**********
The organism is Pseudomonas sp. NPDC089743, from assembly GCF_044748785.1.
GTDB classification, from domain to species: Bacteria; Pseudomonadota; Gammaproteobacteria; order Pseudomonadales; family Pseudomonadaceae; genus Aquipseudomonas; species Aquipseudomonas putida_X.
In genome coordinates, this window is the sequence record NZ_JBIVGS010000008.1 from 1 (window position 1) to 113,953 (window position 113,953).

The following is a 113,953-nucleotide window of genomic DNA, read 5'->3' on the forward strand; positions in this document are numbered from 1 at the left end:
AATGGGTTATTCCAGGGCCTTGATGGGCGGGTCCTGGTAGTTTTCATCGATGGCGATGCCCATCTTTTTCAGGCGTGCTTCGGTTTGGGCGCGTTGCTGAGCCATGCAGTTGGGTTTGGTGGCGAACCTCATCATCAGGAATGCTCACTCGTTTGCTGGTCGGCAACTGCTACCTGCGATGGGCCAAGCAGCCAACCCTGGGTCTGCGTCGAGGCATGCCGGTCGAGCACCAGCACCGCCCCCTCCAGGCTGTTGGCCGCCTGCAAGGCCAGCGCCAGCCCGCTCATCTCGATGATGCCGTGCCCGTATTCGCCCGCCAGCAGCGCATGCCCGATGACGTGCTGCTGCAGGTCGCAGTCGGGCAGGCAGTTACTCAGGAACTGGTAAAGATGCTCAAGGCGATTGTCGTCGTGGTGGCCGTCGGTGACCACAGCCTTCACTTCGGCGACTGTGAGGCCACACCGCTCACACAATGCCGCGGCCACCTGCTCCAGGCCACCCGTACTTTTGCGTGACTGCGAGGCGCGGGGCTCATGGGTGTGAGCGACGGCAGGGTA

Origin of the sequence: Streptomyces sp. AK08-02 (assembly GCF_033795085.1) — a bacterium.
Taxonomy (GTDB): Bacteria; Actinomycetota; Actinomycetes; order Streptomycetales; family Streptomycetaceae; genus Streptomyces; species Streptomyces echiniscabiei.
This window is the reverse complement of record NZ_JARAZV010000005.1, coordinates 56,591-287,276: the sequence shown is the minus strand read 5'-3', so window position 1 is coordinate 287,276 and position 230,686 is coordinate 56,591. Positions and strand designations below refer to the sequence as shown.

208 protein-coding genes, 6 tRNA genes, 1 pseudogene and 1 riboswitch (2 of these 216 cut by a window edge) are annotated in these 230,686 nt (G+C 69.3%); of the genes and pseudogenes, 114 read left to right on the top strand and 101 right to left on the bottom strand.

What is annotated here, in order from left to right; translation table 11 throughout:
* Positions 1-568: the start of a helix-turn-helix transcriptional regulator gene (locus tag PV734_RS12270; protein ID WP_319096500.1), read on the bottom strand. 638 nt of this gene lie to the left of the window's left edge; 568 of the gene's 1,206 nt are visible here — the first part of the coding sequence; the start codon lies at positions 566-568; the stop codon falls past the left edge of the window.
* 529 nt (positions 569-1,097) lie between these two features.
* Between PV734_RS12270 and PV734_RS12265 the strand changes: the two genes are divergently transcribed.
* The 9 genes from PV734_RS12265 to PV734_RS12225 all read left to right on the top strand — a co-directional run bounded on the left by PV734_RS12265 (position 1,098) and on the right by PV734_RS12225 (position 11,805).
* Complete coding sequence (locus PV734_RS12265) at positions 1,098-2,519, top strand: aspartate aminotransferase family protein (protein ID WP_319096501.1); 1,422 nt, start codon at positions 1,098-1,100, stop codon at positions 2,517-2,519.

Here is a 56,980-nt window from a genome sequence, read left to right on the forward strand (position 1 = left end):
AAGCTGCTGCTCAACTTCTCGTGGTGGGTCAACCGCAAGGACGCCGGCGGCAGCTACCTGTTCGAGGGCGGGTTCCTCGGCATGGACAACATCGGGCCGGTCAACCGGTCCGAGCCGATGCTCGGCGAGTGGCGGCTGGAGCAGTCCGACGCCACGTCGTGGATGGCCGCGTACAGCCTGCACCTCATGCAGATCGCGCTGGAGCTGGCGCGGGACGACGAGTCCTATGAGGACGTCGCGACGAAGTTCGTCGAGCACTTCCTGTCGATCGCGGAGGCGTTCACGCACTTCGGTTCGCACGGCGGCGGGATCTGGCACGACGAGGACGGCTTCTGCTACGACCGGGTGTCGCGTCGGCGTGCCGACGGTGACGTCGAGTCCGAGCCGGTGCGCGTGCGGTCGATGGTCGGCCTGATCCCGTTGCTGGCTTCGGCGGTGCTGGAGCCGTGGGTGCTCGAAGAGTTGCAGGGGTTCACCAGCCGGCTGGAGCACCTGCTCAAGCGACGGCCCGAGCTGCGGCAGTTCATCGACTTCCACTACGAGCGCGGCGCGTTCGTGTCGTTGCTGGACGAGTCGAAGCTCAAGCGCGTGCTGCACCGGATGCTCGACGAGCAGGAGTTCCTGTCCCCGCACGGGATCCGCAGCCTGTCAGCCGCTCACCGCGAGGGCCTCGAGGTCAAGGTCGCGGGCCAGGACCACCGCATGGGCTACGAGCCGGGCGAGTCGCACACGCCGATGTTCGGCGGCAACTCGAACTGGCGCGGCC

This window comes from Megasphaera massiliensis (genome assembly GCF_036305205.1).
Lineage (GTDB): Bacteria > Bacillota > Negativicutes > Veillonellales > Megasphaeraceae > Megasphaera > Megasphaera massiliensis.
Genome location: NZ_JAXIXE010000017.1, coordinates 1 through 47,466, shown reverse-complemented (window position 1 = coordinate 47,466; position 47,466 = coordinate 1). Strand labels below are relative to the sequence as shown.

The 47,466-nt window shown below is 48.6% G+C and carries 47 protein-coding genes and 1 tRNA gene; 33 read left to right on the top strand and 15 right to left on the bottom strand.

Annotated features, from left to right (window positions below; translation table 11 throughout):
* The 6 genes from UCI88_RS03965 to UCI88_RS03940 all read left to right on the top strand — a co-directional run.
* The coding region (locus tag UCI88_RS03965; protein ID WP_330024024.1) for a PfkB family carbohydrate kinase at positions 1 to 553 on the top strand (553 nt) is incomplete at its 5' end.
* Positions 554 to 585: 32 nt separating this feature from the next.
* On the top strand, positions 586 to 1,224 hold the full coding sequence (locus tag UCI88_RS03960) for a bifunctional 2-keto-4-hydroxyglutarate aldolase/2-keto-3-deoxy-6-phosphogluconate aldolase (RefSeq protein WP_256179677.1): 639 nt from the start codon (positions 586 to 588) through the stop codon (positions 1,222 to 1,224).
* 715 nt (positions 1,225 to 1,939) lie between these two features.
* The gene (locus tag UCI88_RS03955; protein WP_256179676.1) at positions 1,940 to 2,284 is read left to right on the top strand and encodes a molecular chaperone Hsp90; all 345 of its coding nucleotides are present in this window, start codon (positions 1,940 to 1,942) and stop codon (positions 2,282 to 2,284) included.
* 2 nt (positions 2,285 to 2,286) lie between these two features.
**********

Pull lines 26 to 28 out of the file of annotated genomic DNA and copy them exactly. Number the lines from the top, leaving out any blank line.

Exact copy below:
* On the top strand, positions 586 to 1,224 hold the full coding sequence (locus tag UCI88_RS03960) for a bifunctional 2-keto-4-hydroxyglutarate aldolase/2-keto-3-deoxy-6-phosphogluconate aldolase (RefSeq protein WP_256179677.1): 639 nt from the start codon (positions 586 to 588) through the stop codon (positions 1,222 to 1,224).
* 715 nt (positions 1,225 to 1,939) lie between these two features.
* The gene (locus tag UCI88_RS03955; protein WP_256179676.1) at positions 1,940 to 2,284 is read left to right on the top strand and encodes a molecular chaperone Hsp90; all 345 of its coding nucleotides are present in this window, start codon (positions 1,940 to 1,942) and stop codon (positions 2,282 to 2,284) included.